Saturday, January 30, 2010

Hohenschwangau Castle Tours

Went to Ristorante Vi Vadi at 7:30am for my breakfast. Turns out it opens at 8am during weekends. Ah, had I known, I would've woken up much earlier and gone straight to the train station. Anyway, after breakfast at McDonald's, I took the 7:52 train. Most of the other passengers are either on their way to the ski slopes or to the castles. Got off at Buchloe around 8:45am, and transferred to another train to Fussen. Arrived Fussen 10am. Waited 15 minutes for the bus, which dropped us off Hohenschwangau at 10:30am. Like I said, should've come earlier. Everybody got off the train in a hurry, and it's a mad dash (a la Amazing Race) to the ticket office through deep snow. I was first in line, yet my "King's" Ticket (€17) is scheduled for 11:50am entry to the Hohenschwangau Castle and 1:50pm entry to the Neuschwanstein Castle.

So what do I do till then? Walk around the winter wonderland until the snowstorm blows in, and I had to take cover inside a nearby souvenir store. A few other people had the same idea, so the store started to get busy and crowded. Come 11:50am, the castle entrance flashed my number and with a swipe of my ticket, I went in. Strangely enough, the guys who were behind me in the ticket queue were already there. Must've bought their tickets online. The guided tour of the castle last about half an hour. We were given an audio guide each, and every time we enter a new room, our guide would "activate" our players to play the right commentary using her controller. The neo-Gothic castle was the official summer residence of Maximilian and his wife Maria. He acquired it in 1832 and converted it to what it was today. Ludwig, who would be king, spent his childhood here. Of the many rooms in the castle, the Festaal Hall (a.k.a. Hall of Heroes and Knight) is the largest. The table in the middle of the reception room spans the whole width of the castle. The ceiling has a pink background with silver stars. The paintings on the wall illustrate the Wilkina Saga, part of the legends about Dietrich of Berne. Too bad picture-taking (or video) is not allowed within the castle, or else I would've had field day with the 14 majestic rooms.

After the tour of Schloss Hohenschwangau, I walked back down to the Ticket Centre. At the Müller Hotel, I took the horse carriage ride up to Neuschwanstein Castle. Normally I would've preferred to walk (even if it's a 40-minute uphill walk). But in the middle of a snowstorm, I'd rather pay €6, and let the horse do the horses do the walking. If you still don't know, Neuschwanstein Castle is the inspiration for Disneyland's Sleeping Beauty castle. Of the three castles that Mad King Ludwig of Bavaria built, this fairytale castle is the most famous. Instead of a proper architect, this castle was actually built by a theatre set designer. And it shows - look at the towers and the spires and the turrets. King Ludvig II must've been a forward-looking guy. This castle was fitted with many modcons that would be quite modern for 19th century. There was running water on all floors. Quite convenient as the spring that supplies drinking water to the castle is just 200 meters above it. There were toilets with automatic flushing on all floors. There was warm air heating system for the whole castle. There was a hot water system for the kitchen and bath. There was a phone line installed. There was a paging system, so the King can get assistance from any room within the castle.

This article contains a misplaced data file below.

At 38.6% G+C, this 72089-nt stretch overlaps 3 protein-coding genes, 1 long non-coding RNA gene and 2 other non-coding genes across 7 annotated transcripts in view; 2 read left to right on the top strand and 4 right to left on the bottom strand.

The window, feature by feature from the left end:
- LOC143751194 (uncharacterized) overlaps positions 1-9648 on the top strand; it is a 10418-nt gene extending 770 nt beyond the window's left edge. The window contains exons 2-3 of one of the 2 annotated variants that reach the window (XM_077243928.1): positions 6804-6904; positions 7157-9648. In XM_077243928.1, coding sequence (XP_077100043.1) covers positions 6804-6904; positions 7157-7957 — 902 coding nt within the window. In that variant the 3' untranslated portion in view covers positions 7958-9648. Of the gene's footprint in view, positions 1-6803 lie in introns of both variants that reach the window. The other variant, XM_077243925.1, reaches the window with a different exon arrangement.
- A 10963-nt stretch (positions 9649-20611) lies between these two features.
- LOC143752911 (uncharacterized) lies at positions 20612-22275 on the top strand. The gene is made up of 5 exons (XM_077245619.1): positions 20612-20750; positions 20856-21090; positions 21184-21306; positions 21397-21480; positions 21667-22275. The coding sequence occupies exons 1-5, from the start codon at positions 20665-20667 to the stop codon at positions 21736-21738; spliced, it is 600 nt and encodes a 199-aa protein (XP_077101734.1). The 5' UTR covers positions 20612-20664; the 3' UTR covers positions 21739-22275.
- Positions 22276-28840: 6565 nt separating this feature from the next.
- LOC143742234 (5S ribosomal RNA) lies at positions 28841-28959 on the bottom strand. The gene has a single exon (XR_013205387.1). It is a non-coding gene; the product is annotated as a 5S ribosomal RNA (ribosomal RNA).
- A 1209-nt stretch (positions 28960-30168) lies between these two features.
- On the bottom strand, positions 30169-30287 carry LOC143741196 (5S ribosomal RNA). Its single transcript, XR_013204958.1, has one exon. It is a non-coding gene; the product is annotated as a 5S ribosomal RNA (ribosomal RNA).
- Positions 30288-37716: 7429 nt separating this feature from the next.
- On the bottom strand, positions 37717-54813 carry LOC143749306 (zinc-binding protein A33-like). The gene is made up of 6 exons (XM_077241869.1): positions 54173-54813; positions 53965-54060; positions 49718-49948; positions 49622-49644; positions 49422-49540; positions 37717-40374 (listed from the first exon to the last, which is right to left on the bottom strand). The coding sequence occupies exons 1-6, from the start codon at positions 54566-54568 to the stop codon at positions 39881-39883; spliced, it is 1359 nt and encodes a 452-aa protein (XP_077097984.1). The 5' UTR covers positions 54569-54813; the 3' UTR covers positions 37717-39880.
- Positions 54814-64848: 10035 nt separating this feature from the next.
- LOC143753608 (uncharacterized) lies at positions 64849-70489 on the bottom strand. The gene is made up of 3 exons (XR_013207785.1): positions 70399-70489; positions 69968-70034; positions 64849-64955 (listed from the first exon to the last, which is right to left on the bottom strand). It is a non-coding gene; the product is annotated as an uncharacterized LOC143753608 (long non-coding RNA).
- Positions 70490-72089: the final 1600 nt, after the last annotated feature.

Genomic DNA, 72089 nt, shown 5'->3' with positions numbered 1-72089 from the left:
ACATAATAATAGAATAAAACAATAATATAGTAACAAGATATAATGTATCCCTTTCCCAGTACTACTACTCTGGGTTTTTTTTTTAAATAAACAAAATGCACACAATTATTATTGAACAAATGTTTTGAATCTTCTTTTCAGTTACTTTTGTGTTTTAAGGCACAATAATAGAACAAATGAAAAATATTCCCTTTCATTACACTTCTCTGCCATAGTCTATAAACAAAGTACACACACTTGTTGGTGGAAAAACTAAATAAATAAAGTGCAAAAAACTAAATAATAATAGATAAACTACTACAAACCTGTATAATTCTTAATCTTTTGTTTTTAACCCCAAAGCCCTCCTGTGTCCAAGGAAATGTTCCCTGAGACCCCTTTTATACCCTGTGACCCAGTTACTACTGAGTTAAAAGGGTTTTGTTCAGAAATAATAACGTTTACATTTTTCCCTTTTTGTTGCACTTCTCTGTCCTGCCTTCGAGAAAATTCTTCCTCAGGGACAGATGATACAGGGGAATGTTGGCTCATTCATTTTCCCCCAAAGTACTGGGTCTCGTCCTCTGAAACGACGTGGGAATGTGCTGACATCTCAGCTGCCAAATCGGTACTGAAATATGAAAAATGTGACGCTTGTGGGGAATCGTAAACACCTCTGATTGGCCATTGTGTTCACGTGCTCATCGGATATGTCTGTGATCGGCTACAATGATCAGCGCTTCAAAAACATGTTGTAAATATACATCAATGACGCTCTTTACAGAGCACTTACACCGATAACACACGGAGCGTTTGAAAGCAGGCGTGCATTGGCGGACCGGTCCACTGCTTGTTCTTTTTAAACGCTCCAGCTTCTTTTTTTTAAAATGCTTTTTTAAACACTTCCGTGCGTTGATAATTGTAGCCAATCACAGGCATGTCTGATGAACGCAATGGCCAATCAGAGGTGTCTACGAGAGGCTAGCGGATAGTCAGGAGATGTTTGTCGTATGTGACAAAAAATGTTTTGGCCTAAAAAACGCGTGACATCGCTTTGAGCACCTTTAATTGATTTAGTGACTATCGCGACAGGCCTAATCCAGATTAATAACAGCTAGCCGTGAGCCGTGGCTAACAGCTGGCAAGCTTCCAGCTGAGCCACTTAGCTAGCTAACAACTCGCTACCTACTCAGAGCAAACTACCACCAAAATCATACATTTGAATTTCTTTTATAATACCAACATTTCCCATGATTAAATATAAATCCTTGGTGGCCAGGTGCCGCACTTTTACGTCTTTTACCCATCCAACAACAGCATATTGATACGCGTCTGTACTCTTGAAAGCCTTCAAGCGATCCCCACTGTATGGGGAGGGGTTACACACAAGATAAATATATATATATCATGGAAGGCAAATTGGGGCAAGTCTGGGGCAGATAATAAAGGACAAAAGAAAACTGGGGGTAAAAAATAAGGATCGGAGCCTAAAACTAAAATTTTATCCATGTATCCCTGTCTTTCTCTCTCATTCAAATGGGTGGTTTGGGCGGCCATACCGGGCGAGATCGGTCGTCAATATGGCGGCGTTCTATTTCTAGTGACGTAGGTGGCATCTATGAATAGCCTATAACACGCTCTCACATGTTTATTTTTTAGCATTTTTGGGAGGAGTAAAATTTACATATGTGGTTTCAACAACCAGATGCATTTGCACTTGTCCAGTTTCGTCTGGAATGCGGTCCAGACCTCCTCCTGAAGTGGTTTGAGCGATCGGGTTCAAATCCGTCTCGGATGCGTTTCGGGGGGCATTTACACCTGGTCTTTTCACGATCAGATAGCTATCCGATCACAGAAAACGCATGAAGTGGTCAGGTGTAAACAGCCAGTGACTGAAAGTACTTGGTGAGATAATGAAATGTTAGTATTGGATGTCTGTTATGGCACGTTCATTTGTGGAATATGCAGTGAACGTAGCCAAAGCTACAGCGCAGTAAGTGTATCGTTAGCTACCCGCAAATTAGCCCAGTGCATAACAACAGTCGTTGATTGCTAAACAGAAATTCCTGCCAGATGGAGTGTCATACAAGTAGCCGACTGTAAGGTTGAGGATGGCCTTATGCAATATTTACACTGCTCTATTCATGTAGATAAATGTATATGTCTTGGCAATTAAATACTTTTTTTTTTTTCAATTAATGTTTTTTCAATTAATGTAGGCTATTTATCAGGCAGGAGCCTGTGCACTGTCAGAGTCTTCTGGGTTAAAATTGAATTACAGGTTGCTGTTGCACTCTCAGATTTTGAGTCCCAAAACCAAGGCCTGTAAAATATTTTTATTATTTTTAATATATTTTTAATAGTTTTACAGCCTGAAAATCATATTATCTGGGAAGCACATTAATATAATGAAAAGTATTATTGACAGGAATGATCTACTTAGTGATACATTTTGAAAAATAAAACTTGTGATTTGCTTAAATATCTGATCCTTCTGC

Most notable of all the rooms is the Throne Hall. The room is two storeys high, inspired and designed in the style of the Hagia Sophia in Constantinople (now Istanbul). The huge chandelier with fake jewels is supposed to look like a Byzantine crown. The throne dais is surrounded by painting of Jesus, the twelve apostles and six kings. However, the actual throne is missing, as King Ludwig II went bankrupt at this point in time. Too bad. His bedroom is not too shabby either. The king's bed is in the neo-Gothic style with intricate carvings. It is said that 14 master carvers worked for 4.5 years on the carvings in the bedroom. A secret door leads to the toilet. The Singer's Hall is the biggest room in the whole castle, said to be patterned after the Minstrel's Hall of Wartburg Castle. The first performance in this hall was in 1933 with a concert commemorating the 50th anniversary of Wagner's death.

Outside the castle, the snowstorm has stopped, leaving behind a thick layer of fresh snow. I would've liked to take a hike to Marienbruecke (Mary's Bridge), but the entrance is closed and locked. Never stopped me (and others) before. After half an hour of trudging through steep and slippery snow, I finally got to Mary's Bridge over the Pollat Gorge with a magnificent view of the Neuschwanstein Castle sitting on top of a rugged hill. Very cold and very windy. Took a few quick shots and headed back to the town centre. I've got half an hour to spare before the bus arrives at 4:40pm, so I went in the nearest restaurant I can find and had a quick late lunch - pork cutlet Vienna style with fries and salad (€9.80) and tomato soup (€3.20). Got back to Munich round 7pm already.

1 comment:

Lydia said...

Hi, nice blog & good post. You have beautifully maintained it, you must try this website which really helps to increase your traffic. hope u have a wonderful day & awaiting for more new post. Keep Blogging!